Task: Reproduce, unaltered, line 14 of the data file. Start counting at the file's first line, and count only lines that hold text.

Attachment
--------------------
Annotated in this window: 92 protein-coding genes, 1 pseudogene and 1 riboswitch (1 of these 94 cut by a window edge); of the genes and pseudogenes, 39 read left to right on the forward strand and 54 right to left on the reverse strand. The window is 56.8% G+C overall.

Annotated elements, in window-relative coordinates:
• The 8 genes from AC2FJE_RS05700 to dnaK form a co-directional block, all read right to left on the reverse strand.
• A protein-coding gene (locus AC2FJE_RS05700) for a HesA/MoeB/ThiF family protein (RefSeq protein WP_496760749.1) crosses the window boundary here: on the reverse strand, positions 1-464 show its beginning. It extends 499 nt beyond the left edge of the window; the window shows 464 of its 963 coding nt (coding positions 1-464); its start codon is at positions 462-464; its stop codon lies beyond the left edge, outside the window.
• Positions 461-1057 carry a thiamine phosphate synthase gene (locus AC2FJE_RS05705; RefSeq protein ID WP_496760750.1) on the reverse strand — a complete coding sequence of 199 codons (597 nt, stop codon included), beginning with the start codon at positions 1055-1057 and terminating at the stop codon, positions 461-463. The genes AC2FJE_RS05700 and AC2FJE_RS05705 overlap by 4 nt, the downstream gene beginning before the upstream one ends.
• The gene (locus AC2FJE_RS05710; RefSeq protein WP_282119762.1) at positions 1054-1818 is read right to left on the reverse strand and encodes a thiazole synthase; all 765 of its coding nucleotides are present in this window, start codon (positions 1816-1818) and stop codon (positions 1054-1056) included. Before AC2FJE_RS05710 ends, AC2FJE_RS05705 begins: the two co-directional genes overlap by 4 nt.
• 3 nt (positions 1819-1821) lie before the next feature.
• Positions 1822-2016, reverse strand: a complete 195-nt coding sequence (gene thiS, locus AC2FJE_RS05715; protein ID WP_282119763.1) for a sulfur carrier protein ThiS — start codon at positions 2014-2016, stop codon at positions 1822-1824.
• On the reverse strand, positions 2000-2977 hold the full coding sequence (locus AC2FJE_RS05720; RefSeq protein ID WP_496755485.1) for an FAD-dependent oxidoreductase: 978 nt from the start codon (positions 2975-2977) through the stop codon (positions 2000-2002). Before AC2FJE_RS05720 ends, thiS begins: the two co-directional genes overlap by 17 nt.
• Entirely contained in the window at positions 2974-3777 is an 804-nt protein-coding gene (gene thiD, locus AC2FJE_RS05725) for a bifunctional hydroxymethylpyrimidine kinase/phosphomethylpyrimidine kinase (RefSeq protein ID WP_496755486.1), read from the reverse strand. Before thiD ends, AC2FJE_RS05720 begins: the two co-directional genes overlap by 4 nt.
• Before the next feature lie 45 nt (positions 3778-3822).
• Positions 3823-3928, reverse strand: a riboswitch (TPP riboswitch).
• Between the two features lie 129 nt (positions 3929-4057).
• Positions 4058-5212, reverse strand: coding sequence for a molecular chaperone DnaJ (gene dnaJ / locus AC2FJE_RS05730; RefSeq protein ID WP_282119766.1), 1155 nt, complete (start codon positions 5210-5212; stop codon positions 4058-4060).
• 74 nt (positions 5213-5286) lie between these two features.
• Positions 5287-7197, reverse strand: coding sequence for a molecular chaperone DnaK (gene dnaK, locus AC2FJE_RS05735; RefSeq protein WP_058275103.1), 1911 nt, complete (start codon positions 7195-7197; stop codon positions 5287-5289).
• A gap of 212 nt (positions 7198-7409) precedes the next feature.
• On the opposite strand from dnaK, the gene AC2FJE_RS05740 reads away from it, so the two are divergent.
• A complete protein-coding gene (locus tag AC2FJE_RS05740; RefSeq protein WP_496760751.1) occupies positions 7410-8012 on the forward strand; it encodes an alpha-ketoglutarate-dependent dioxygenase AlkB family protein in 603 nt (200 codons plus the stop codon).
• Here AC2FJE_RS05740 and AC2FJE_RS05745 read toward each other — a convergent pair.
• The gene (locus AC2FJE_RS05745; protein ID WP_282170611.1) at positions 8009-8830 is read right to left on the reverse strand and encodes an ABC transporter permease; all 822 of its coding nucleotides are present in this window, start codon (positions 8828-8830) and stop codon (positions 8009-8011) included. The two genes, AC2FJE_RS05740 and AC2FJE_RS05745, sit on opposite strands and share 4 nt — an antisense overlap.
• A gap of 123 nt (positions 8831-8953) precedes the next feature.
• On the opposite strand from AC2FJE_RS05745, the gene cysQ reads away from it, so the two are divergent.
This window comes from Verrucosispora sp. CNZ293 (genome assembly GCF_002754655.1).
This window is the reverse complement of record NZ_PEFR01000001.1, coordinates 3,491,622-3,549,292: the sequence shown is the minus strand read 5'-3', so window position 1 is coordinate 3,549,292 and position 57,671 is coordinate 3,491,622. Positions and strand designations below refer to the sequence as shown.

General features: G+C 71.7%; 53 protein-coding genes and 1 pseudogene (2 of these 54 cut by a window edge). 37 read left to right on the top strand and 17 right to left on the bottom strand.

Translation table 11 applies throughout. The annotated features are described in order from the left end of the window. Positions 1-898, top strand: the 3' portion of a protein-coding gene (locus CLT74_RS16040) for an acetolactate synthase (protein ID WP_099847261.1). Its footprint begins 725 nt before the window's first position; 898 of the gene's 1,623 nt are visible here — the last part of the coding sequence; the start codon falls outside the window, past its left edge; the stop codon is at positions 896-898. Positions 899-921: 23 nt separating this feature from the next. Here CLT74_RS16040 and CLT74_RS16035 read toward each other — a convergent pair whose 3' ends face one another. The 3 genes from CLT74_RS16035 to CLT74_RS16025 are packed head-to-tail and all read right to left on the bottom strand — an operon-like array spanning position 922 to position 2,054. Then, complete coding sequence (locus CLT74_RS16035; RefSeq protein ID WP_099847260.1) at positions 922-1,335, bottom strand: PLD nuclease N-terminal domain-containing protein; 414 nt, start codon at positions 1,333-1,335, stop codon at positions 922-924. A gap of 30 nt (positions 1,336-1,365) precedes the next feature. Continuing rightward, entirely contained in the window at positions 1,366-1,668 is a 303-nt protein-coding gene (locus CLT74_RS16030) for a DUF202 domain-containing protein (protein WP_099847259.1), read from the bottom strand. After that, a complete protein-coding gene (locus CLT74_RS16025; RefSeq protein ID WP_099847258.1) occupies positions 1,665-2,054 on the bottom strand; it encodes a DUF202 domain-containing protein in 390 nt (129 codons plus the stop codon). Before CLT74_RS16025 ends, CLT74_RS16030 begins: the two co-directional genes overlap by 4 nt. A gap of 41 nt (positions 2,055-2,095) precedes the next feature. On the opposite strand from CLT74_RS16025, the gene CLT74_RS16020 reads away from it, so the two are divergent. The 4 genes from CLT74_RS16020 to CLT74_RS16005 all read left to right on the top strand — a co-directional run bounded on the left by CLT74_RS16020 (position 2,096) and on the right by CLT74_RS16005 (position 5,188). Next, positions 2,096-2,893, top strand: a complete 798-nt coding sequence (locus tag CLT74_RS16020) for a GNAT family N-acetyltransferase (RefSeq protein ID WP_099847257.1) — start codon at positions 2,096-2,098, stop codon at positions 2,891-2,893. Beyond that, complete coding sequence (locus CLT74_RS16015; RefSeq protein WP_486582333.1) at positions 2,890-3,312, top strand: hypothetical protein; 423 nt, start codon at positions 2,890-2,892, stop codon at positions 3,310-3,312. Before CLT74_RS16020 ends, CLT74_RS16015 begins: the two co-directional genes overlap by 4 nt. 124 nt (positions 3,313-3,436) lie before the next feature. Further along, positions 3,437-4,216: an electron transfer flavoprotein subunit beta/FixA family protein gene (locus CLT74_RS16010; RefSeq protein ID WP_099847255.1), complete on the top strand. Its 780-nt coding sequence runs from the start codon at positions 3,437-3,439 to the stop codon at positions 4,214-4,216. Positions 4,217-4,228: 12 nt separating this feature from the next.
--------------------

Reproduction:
• Positions 4058-5212, reverse strand: coding sequence for a molecular chaperone DnaJ (gene dnaJ / locus AC2FJE_RS05730; RefSeq protein ID WP_282119766.1), 1155 nt, complete (start codon positions 5210-5212; stop codon positions 4058-4060).